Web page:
But I would like more 5-6inch screen "phones" I mean most people text only now and it would bring more power to the machines and easier on the eyes.
  • 1 Hide
    -Alessandro- , September 8, 2010 1:28 PM
    "five times the 3D graphics performance over the previous processor"
    that's a hell of a processor... and you can even have a triple display controller...
    Just buy the device with that chip in it, plug a monitor and PC Keyboard... good to roll !!!
  • -2 Hide
    willgart , September 8, 2010 1:48 PM
    its interesting for an enterprise to have a desktop with this type of processor when there is no need of power.

    But ... is it possible to benchmark these type of CPU/GPU to compare them to a standard desktop product?
  • -3 Hide
    mresseguie , September 8, 2010 2:06 PM
    This phone sounds exciting. Is there a chance you could supply a picture or two?
  • 1 Hide
    zaixionito , September 8, 2010 2:08 PM
    Meh. Phones need better battery life... Just look at the HTC Evo. It would be nice to see how efficant it is.
  • 2 Hide
    back_by_demand , September 8, 2010 2:33 PM
    zaixionitoMeh. Phones need better battery life... Just look at the HTC Evo. It would be nice to see how efficant it is.

    The CPU is not the factor in draining battery life, it is the 4G connection.
    If you temporarily disable the 4G and rely on the standard connections it's battery life jump way up with the best in the market.

    The main factors in killing the battery are screen and transmissions.
  • 2 Hide
    eyemaster , September 8, 2010 2:59 PM
    So, phones these days are more powerfull that computers 7 years ago? That's so impressive!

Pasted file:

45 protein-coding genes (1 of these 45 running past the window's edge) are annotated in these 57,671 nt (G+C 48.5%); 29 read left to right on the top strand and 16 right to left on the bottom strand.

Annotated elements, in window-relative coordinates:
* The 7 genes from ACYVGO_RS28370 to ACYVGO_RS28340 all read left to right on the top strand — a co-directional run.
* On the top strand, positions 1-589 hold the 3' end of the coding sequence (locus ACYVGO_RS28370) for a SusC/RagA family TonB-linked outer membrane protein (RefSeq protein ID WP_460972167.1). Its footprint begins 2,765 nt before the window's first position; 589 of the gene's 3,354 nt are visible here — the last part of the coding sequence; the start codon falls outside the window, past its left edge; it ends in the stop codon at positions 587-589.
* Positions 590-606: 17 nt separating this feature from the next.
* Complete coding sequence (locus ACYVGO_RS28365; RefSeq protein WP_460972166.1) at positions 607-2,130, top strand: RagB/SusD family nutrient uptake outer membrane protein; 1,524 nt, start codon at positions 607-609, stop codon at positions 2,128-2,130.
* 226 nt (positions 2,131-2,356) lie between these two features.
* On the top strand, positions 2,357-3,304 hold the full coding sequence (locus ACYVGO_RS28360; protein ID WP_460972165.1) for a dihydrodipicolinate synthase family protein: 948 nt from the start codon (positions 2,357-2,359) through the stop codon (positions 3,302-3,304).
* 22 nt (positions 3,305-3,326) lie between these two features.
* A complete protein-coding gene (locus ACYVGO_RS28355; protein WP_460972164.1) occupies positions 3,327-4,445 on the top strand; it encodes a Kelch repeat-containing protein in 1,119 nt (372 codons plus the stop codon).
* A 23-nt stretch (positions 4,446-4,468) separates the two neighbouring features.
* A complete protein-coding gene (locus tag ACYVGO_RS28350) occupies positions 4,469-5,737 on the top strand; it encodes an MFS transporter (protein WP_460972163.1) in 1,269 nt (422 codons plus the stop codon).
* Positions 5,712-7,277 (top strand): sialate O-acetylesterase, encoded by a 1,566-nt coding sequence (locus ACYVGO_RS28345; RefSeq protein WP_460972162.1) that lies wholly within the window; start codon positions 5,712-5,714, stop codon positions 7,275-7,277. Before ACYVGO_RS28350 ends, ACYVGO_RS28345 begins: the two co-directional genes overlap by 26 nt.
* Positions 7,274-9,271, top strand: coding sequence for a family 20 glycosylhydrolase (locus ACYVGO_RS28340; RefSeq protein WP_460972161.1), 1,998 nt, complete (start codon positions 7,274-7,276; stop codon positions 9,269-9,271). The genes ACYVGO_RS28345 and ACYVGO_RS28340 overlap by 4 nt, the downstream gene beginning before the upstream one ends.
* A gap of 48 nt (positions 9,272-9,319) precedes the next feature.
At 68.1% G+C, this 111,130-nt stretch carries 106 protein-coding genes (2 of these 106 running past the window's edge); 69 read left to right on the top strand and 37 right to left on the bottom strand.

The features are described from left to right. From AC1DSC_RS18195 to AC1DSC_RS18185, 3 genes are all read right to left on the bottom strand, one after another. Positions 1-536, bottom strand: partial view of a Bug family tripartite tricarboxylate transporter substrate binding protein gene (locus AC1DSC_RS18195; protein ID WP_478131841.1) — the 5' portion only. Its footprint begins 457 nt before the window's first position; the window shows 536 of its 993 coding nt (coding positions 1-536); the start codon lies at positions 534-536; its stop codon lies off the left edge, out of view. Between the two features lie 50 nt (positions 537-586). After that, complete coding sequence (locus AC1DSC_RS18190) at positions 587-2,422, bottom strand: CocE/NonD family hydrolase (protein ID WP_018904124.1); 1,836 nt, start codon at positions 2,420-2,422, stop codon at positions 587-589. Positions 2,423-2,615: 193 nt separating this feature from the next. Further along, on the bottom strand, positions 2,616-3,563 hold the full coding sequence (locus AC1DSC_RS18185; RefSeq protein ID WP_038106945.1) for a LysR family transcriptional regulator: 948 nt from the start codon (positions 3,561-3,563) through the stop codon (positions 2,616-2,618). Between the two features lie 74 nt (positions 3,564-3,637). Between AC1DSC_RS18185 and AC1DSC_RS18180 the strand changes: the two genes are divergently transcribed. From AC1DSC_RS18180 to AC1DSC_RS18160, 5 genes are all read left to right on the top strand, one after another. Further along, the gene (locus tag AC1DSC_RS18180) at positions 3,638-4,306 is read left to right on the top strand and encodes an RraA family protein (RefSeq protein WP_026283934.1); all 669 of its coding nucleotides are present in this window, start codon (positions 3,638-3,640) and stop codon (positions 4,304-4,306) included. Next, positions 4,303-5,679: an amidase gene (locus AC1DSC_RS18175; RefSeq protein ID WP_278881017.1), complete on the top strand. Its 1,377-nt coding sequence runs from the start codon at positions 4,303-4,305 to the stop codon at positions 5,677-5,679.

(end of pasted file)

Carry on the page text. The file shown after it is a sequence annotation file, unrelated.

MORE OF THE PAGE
• 0 Hide
    flacoman3 , September 8, 2010 3:24 PM
    hey look, that picture is my desktop right now hehe
  • 0 Hide
    cookoy , September 8, 2010 3:37 PM
    Specs look pretty impressive. Didn't know Samsung is making their own ARM chips.
  • 1 Hide
    g00fysmiley , September 8, 2010 4:06 PM
    this moorestown, tegra2, or bobcat .. who will get the performance crown, taking bets here

    my guess is tegra offereing best visuas lacking other processing power, moorestown providing best flat power but lacking visuals, arm loses power crown but stays pretty in the middle on everything, and bobcat takes power crown and jus ta bti over average on everythign while not toppign any charts (other than power usage)
  • 3 Hide
    Dkz , September 8, 2010 5:08 PM
    Lets see how it works up.
    Sound like a kickass phone if you ask me.
    But, i'm using a "normal" old phone, Samsung U600.
    This devices are too expensive for a pocket fun device.
  • 0 Hide
    zaznet , September 8, 2010 5:11 PM
    Samsung Galaxy Tab 2, anyone?

    Given that the Samsung Galaxy Tab uses TFT display instead of Super AMOLED along with the limited OS upgrade to 3.0 with no plans to support beyond that I think the Galaxy Tab 2 was well in mind during the designing of the original.

    Now add in the recent news that they plan to increase OLED screen production by ten times by early 2011 and I think the picture is pretty clear for the Samsung product lineup.

    I'm really looking forward to the Galaxy Tab 2 given the momentum Samsung is making recently.
  • 2 Hide
    awood28211 , September 8, 2010 6:49 PM
    back_by_demandThe CPU is not the factor in draining battery life, it is the 4G connection.If you temporarily disable the 4G and rely on the standard connections it's battery life jump way up with the best in the market. [...] -life.htmlThe main factors in killing the battery are screen and transmissions.

    Actually, don't be narrow on the Evo. I NEVER use 4G, not in my area, and my battery life stinks. It's radios in general. Leaving on 3G for 8 hours leave me at 20% now. GPS on too? 8 Hours is death. Turning off all radios except phone... 8 hours = 90% + ...

    And while the CPU may not eat lots of battery, we'd have to assume new devices are coming with all these antennas too and will eat power just as radically without some better management.

    I'd really like my phone to be able to come on, check for a connection on 3G, sync data and then turn if back off for an hour or two instead of the always on or always off scenario. I know there are apps that can do it, but meh, it should have been a default feature.
  • 0 Hide
    ares1214 , September 8, 2010 6:55 PM
    This is interesting. The mobile and super mobile markets are shaping up to be EXTREMELY interesting soon. Lots of new players and new cpus entering both markets.